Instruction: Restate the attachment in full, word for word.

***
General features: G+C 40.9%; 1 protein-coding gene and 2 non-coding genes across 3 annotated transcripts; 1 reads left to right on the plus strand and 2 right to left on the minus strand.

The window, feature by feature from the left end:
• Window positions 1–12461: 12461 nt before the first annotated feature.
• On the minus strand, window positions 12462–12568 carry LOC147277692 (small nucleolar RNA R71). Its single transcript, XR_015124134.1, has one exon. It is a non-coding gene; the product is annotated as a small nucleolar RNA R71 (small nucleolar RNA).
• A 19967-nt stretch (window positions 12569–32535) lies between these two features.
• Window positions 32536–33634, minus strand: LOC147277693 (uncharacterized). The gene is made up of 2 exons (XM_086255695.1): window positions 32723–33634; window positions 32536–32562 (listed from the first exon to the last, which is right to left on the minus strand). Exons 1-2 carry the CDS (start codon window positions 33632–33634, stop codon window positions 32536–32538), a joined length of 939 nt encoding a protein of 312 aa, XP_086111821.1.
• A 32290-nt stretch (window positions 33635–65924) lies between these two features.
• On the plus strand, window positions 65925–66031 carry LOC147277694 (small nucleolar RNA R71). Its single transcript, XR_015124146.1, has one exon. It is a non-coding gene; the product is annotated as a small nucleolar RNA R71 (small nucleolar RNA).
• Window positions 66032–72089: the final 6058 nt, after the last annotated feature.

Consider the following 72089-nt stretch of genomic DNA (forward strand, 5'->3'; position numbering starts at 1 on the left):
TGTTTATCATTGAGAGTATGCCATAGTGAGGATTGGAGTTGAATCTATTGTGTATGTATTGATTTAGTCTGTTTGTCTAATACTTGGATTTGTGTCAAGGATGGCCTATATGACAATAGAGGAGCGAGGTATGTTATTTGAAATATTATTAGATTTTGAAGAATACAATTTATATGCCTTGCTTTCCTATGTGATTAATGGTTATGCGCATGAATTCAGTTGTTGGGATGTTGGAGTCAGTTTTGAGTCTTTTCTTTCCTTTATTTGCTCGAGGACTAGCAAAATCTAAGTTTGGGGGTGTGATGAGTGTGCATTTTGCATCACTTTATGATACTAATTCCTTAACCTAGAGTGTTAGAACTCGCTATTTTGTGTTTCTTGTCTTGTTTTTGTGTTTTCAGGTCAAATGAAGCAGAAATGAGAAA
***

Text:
General features: G+C 40.9%; 1 protein-coding gene and 2 non-coding genes across 3 annotated transcripts; 1 reads left to right on the plus strand and 2 right to left on the minus strand.

The window, feature by feature from the left end:
• Window positions 1–12461: 12461 nt before the first annotated feature.
• On the minus strand, window positions 12462–12568 carry LOC147277692 (small nucleolar RNA R71). Its single transcript, XR_015124134.1, has one exon. It is a non-coding gene; the product is annotated as a small nucleolar RNA R71 (small nucleolar RNA).
• A 19967-nt stretch (window positions 12569–32535) lies between these two features.
• Window positions 32536–33634, minus strand: LOC147277693 (uncharacterized). The gene is made up of 2 exons (XM_086255695.1): window positions 32723–33634; window positions 32536–32562 (listed from the first exon to the last, which is right to left on the minus strand). Exons 1-2 carry the CDS (start codon window positions 33632–33634, stop codon window positions 32536–32538), a joined length of 939 nt encoding a protein of 312 aa, XP_086111821.1.
• A 32290-nt stretch (window positions 33635–65924) lies between these two features.
• On the plus strand, window positions 65925–66031 carry LOC147277694 (small nucleolar RNA R71). Its single transcript, XR_015124146.1, has one exon. It is a non-coding gene; the product is annotated as a small nucleolar RNA R71 (small nucleolar RNA).
• Window positions 66032–72089: the final 6058 nt, after the last annotated feature.

Consider the following 72089-nt stretch of genomic DNA (forward strand, 5'->3'; position numbering starts at 1 on the left):
TGTTTATCATTGAGAGTATGCCATAGTGAGGATTGGAGTTGAATCTATTGTGTATGTATTGATTTAGTCTGTTTGTCTAATACTTGGATTTGTGTCAAGGATGGCCTATATGACAATAGAGGAGCGAGGTATGTTATTTGAAATATTATTAGATTTTGAAGAATACAATTTATATGCCTTGCTTTCCTATGTGATTAATGGTTATGCGCATGAATTCAGTTGTTGGGATGTTGGAGTCAGTTTTGAGTCTTTTCTTTCCTTTATTTGCTCGAGGACTAGCAAAATCTAAGTTTGGGGGTGTGATGAGTGTGCATTTTGCATCACTTTATGATACTAATTCCTTAACCTAGAGTGTTAGAACTCGCTATTTTGTGTTTCTTGTCTTGTTTTTGTGTTTTCAGGTCAAATGAAGCAGAAATGAGAAA